There is a short article in the 19 April 2008 issue of New Scientist about the importance of bats in the regeneration of tropical rainforest. A Google search found that the research paper was published in Biotropica, Journal of tropical biology and conservation, volume 39, issue 4, July 2007. The abstract is copied below verbatim.
“To assess the impact of bats on seed dispersal in a tropical mature forest (Nouragues, French Guiana), we conducted a bat exclusion experiment and tested the hypotheses that an artificial reduction in the abundance of bats would result in: (1) a decrease in seed species diversity, at the community level; and (2) an increase in seed limitation (a failure of seeds to reach all suitable sites for germination) at the species level. Seed rain was sampled in two contiguous forest plots for a total of 120 d, using 49 seed traps (1 m2) arranged in 7 × 7 grids and spaced at 5-m intervals. Using mist nets, bat activity was reduced in one forest plot for a total of 60 nights. Thirty-nine plant species, or species groups, likely to be consumed and dispersed by bats, were collected within a total sample of 50,063 seeds. The overall seed rain was dominated by epiphytic Araceae and Cyclanthaceae (83.3%) and tree species within the genera Cecropia and Ficus (16.0%). Seeds from bat-dispersed shrubs and treelets (Piper, Solanum, and Vismia) were relatively rare (0.7%). The bat exclusion resulted in a 30.5 percent reduction in seed species richness and increased seed limitation for most of the species sampled. Seed limitation was caused mainly by a reduced seed rain (seed source limitation) rather than a decrease in seed dispersal uniformity (seed dispersal limitation). Therefore, bat-dispersed plants with low seed production are likely to be particularly affected by a decline in bat abundance, as a result of anthropogenic change.”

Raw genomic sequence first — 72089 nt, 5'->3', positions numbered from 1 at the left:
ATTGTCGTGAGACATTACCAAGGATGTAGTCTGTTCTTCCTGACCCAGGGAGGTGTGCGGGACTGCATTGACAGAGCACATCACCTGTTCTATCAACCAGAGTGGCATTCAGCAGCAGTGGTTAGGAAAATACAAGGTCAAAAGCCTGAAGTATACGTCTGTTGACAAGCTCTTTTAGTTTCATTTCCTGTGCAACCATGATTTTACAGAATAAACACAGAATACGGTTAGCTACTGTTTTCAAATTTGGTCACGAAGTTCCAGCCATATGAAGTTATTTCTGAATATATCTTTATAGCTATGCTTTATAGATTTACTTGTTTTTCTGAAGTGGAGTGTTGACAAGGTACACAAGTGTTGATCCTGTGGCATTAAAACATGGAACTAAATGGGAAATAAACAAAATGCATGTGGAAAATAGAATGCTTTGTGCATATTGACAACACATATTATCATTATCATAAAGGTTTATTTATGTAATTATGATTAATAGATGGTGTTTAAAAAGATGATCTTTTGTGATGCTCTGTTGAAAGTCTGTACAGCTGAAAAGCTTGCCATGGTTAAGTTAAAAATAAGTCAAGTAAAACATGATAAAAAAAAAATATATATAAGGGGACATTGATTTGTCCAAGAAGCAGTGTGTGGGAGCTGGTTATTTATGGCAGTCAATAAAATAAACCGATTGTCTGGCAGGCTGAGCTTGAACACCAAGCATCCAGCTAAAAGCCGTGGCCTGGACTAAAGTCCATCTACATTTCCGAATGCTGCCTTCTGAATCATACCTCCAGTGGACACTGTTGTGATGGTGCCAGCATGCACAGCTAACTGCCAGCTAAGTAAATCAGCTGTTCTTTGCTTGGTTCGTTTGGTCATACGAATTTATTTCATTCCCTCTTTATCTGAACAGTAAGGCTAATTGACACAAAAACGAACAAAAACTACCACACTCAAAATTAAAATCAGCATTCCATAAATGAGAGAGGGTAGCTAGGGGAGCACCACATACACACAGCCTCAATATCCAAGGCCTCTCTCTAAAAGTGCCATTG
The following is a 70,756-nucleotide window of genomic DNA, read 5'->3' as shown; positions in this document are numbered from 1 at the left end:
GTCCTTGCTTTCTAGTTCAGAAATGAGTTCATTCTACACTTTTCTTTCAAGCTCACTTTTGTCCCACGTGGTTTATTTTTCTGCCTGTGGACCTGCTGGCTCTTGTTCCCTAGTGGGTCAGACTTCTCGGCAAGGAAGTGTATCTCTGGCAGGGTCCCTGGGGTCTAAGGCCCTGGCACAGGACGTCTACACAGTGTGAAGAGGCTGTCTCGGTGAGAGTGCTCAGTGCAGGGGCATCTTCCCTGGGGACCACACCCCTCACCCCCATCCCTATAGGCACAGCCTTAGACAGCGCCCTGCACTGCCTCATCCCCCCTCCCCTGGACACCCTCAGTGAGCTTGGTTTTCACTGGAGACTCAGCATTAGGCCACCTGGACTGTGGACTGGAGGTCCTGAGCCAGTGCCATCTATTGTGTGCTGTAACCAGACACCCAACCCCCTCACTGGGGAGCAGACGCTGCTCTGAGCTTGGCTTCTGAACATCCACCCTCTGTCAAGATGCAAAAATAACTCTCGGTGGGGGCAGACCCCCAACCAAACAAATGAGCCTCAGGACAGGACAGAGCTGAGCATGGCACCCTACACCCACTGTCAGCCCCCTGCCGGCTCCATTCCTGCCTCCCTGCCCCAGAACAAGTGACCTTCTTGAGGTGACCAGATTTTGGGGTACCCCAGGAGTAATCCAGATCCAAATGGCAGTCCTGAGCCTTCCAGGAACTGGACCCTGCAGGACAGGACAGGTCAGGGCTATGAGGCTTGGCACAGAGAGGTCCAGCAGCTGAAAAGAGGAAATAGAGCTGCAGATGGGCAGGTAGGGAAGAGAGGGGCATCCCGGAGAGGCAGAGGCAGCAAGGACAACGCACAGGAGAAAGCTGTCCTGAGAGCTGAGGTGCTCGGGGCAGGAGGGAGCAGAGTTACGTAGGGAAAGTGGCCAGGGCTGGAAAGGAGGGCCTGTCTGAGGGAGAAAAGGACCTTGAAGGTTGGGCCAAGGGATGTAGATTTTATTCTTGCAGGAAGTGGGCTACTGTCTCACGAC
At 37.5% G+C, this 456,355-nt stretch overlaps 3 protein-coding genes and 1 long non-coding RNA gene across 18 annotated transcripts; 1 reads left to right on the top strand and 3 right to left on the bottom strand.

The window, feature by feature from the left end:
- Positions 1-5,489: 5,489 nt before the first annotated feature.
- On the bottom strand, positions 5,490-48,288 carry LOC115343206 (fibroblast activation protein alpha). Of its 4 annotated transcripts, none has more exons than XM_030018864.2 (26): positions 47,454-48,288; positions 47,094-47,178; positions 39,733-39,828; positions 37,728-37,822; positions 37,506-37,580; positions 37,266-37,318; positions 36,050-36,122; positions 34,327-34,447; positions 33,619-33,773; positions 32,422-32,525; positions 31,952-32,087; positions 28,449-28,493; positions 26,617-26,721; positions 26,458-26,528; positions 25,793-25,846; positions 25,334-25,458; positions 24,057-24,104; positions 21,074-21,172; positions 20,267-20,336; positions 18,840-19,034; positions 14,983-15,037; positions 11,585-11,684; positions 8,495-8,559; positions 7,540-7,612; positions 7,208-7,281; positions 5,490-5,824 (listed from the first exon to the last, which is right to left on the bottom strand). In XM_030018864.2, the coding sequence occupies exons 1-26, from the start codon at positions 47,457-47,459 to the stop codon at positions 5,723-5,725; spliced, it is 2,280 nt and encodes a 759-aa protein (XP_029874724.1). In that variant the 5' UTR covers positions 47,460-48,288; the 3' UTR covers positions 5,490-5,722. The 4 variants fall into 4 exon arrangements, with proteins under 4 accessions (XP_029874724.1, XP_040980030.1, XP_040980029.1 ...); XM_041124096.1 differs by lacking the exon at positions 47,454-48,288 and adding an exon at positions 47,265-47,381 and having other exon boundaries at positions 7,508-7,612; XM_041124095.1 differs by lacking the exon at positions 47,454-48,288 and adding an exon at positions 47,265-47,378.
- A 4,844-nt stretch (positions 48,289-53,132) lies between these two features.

Citation: Mickaël Henry, Sylvie Jouard (2007) Effect of Bat Exclusion on Patterns of Seed Rain in Tropical Rain Forest in French Guiana.
Biotropica 39 (4) , 510–518 doi:10.1111/j.1744-7429.2007.00286.x
First published in the Spring 08 Newsletter.